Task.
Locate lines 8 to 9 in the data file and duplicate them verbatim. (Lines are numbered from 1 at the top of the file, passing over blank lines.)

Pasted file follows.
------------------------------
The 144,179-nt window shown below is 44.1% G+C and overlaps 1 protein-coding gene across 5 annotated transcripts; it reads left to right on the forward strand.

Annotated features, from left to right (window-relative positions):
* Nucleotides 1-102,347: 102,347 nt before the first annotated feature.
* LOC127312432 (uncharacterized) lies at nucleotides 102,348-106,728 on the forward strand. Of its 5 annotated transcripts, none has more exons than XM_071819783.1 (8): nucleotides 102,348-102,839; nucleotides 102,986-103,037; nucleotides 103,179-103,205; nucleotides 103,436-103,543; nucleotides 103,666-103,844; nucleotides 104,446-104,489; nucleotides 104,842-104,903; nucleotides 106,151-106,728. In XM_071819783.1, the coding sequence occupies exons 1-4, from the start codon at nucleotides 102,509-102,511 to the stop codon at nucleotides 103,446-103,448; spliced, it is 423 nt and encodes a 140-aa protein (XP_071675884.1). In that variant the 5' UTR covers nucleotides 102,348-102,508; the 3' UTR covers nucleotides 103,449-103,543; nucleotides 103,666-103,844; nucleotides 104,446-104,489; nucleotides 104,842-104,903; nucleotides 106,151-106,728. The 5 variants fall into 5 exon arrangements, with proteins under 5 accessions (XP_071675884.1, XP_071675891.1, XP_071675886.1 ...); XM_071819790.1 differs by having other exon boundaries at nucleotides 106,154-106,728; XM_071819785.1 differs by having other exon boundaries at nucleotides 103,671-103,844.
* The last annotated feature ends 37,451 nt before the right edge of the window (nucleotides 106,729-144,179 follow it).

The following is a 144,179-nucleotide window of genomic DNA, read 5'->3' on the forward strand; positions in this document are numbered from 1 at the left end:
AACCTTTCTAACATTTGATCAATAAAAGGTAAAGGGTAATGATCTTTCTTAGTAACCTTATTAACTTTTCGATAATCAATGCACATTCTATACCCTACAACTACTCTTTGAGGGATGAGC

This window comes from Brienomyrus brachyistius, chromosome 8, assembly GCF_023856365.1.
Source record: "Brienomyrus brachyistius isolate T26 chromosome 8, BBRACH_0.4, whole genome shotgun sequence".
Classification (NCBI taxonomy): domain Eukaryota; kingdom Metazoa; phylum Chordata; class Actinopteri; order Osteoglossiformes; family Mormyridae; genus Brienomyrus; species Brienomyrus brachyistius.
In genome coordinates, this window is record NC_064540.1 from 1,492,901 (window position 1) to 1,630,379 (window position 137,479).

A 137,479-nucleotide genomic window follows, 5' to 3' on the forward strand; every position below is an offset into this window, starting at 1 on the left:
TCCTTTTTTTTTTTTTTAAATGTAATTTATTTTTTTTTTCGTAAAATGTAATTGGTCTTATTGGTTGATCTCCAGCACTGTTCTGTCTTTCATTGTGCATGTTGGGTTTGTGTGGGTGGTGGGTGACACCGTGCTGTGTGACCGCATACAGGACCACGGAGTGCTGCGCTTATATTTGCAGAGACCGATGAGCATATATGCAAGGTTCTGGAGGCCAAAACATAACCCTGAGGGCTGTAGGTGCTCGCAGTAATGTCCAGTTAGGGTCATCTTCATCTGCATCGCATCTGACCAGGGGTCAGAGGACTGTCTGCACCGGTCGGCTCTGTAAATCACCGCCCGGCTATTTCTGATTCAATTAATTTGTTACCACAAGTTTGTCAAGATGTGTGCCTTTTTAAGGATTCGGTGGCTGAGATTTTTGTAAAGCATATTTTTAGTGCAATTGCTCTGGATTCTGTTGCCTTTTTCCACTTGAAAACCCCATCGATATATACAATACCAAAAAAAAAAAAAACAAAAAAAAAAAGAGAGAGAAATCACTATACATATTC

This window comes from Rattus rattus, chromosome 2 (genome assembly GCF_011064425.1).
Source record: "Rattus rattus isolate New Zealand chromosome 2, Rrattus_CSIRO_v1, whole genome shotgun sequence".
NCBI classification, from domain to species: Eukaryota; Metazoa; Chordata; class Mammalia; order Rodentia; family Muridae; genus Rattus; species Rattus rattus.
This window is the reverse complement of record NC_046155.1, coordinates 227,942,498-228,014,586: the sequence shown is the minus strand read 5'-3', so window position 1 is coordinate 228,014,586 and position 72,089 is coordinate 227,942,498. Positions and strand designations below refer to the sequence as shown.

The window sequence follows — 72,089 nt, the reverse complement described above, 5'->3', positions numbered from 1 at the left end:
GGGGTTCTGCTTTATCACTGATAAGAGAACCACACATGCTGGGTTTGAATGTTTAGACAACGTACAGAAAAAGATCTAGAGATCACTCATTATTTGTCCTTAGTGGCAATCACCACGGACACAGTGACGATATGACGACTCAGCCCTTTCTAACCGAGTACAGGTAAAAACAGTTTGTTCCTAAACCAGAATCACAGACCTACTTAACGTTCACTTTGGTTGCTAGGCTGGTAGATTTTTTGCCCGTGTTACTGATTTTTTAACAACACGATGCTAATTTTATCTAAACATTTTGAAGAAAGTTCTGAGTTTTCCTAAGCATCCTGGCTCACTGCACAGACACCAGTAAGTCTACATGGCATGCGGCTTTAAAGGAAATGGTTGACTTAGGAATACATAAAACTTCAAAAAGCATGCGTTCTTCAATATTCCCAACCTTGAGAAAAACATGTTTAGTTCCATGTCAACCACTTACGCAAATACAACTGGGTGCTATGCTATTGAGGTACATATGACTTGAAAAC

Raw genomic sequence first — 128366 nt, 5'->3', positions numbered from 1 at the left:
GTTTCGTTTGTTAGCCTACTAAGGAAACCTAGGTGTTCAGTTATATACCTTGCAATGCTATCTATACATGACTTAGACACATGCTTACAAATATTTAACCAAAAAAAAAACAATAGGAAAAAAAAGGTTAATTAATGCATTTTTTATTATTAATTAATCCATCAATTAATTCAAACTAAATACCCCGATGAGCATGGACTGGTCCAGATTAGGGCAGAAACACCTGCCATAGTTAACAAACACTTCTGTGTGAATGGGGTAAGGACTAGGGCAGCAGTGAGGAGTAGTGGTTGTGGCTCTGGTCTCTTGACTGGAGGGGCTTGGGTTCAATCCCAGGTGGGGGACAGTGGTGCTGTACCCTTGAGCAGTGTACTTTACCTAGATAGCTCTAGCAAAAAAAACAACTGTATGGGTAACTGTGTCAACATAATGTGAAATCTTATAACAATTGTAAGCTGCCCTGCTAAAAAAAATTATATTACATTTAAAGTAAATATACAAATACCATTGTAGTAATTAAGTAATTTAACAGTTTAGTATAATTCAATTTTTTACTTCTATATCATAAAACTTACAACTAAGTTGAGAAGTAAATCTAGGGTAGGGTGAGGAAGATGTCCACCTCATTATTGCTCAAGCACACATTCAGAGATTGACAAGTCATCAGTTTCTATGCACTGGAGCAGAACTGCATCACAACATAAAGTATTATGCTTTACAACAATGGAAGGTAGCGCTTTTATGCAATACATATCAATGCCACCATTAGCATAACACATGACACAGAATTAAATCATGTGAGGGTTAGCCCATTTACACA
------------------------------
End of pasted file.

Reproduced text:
This window comes from Brienomyrus brachyistius, chromosome 8, assembly GCF_023856365.1.
Source record: "Brienomyrus brachyistius isolate T26 chromosome 8, BBRACH_0.4, whole genome shotgun sequence".